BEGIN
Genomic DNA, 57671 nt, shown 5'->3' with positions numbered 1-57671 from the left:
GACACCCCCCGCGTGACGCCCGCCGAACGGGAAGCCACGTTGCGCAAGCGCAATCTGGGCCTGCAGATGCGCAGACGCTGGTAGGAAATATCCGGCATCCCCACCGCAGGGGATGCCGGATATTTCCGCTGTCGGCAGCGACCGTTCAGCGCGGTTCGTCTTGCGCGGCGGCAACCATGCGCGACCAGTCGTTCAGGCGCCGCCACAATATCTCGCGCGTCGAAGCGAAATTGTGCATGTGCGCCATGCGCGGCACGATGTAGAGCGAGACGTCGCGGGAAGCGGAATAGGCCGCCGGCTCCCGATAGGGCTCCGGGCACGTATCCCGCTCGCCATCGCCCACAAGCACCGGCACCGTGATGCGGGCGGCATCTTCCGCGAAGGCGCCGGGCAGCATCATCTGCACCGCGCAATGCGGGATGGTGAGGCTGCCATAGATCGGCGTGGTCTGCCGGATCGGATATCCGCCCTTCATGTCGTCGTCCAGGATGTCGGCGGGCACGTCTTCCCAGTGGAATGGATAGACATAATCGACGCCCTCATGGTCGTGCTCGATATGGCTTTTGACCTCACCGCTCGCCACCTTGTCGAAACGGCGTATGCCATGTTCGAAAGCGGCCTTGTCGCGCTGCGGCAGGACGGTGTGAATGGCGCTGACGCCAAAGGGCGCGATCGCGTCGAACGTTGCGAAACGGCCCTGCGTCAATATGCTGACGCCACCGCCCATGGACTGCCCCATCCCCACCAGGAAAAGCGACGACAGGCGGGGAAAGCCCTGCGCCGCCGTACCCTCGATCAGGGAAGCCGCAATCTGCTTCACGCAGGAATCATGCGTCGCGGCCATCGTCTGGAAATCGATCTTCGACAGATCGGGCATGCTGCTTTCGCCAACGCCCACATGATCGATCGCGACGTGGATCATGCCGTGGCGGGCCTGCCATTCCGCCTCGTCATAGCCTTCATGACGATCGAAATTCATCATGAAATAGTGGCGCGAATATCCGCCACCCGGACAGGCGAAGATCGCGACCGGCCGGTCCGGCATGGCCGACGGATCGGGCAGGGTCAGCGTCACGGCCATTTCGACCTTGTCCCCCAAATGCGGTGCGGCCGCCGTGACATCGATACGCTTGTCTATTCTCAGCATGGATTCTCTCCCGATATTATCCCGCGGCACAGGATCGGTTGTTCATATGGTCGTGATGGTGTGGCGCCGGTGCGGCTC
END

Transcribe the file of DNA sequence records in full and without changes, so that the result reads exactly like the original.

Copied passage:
Genomic DNA, 57671 nt, shown 5'->3' with positions numbered 1-57671 from the left:
GACACCCCCCGCGTGACGCCCGCCGAACGGGAAGCCACGTTGCGCAAGCGCAATCTGGGCCTGCAGATGCGCAGACGCTGGTAGGAAATATCCGGCATCCCCACCGCAGGGGATGCCGGATATTTCCGCTGTCGGCAGCGACCGTTCAGCGCGGTTCGTCTTGCGCGGCGGCAACCATGCGCGACCAGTCGTTCAGGCGCCGCCACAATATCTCGCGCGTCGAAGCGAAATTGTGCATGTGCGCCATGCGCGGCACGATGTAGAGCGAGACGTCGCGGGAAGCGGAATAGGCCGCCGGCTCCCGATAGGGCTCCGGGCACGTATCCCGCTCGCCATCGCCCACAAGCACCGGCACCGTGATGCGGGCGGCATCTTCCGCGAAGGCGCCGGGCAGCATCATCTGCACCGCGCAATGCGGGATGGTGAGGCTGCCATAGATCGGCGTGGTCTGCCGGATCGGATATCCGCCCTTCATGTCGTCGTCCAGGATGTCGGCGGGCACGTCTTCCCAGTGGAATGGATAGACATAATCGACGCCCTCATGGTCGTGCTCGATATGGCTTTTGACCTCACCGCTCGCCACCTTGTCGAAACGGCGTATGCCATGTTCGAAAGCGGCCTTGTCGCGCTGCGGCAGGACGGTGTGAATGGCGCTGACGCCAAAGGGCGCGATCGCGTCGAACGTTGCGAAACGGCCCTGCGTCAATATGCTGACGCCACCGCCCATGGACTGCCCCATCCCCACCAGGAAAAGCGACGACAGGCGGGGAAAGCCCTGCGCCGCCGTACCCTCGATCAGGGAAGCCGCAATCTGCTTCACGCAGGAATCATGCGTCGCGGCCATCGTCTGGAAATCGATCTTCGACAGATCGGGCATGCTGCTTTCGCCAACGCCCACATGATCGATCGCGACGTGGATCATGCCGTGGCGGGCCTGCCATTCCGCCTCGTCATAGCCTTCATGACGATCGAAATTCATCATGAAATAGTGGCGCGAATATCCGCCACCCGGACAGGCGAAGATCGCGACCGGCCGGTCCGGCATGGCCGACGGATCGGGCAGGGTCAGCGTCACGGCCATTTCGACCTTGTCCCCCAAATGCGGTGCGGCCGCCGTGACATCGATACGCTTGTCTATTCTCAGCATGGATTCTCTCCCGATATTATCCCGCGGCACAGGATCGGTTGTTCATATGGTCGTGATGGTGTGGCGCCGGTGCGGCTC